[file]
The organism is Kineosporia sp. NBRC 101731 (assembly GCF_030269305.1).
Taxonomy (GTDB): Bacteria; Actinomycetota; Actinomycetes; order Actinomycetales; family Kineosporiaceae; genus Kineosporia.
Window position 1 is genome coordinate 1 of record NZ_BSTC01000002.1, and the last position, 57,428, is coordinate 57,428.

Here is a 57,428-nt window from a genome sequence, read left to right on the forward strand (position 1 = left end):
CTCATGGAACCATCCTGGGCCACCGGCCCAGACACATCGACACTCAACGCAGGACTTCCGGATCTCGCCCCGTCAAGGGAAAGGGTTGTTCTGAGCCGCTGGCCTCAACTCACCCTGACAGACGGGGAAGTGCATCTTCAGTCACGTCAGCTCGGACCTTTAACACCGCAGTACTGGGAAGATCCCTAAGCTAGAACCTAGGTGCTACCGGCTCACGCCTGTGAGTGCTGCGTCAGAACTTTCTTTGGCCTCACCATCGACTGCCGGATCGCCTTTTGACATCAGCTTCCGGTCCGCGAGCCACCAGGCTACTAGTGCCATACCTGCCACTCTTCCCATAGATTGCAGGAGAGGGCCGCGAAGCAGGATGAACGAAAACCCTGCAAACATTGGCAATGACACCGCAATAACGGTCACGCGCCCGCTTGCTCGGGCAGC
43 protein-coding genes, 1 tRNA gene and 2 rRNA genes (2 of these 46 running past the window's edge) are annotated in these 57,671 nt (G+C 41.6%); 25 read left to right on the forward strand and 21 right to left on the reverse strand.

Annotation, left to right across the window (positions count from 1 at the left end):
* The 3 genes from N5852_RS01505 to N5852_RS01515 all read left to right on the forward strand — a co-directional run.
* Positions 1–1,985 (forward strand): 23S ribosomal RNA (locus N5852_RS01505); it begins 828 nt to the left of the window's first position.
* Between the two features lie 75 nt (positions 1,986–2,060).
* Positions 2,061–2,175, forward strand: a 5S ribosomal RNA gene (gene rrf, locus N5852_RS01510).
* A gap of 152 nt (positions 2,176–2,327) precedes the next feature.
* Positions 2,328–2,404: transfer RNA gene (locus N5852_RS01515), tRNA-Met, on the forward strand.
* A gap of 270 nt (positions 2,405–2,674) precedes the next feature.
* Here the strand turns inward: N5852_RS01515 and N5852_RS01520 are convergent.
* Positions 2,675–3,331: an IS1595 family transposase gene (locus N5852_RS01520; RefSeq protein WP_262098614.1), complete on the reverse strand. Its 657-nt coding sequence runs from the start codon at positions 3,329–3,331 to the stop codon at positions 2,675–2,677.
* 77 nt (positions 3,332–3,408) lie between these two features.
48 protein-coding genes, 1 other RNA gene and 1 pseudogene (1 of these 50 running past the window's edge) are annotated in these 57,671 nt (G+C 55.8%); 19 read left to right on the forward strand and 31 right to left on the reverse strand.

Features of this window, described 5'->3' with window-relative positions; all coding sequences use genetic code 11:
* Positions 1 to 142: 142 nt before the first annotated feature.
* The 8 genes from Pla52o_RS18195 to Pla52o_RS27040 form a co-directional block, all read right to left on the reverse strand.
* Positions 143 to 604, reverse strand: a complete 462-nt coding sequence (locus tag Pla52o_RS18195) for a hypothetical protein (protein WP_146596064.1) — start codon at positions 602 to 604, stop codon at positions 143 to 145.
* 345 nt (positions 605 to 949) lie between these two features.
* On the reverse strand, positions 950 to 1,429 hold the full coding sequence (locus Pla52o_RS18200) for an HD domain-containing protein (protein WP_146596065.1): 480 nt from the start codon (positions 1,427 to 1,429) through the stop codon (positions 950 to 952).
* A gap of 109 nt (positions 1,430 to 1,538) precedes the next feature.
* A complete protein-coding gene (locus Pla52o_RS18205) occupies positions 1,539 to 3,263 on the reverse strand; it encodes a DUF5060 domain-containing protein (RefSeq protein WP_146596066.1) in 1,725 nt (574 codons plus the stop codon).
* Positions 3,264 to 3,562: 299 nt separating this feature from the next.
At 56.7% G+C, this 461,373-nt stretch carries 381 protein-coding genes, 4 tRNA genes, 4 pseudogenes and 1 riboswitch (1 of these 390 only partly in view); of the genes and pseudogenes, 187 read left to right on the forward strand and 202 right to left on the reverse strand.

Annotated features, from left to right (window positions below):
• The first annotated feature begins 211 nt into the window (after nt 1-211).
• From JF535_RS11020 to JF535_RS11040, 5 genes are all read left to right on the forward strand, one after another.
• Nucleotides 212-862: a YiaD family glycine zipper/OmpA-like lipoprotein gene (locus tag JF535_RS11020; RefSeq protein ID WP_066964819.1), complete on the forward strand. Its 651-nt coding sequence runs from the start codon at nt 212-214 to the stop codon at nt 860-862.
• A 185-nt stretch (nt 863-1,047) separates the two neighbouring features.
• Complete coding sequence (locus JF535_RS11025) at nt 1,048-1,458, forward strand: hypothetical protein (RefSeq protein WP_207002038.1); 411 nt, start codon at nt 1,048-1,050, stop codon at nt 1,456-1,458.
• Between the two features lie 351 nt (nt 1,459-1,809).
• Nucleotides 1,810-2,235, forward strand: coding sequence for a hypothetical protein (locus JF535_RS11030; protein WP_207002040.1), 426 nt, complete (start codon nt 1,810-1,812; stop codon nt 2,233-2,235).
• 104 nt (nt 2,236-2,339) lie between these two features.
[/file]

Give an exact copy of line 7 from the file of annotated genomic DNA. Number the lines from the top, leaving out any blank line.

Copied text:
Annotation, left to right across the window (positions count from 1 at the left end):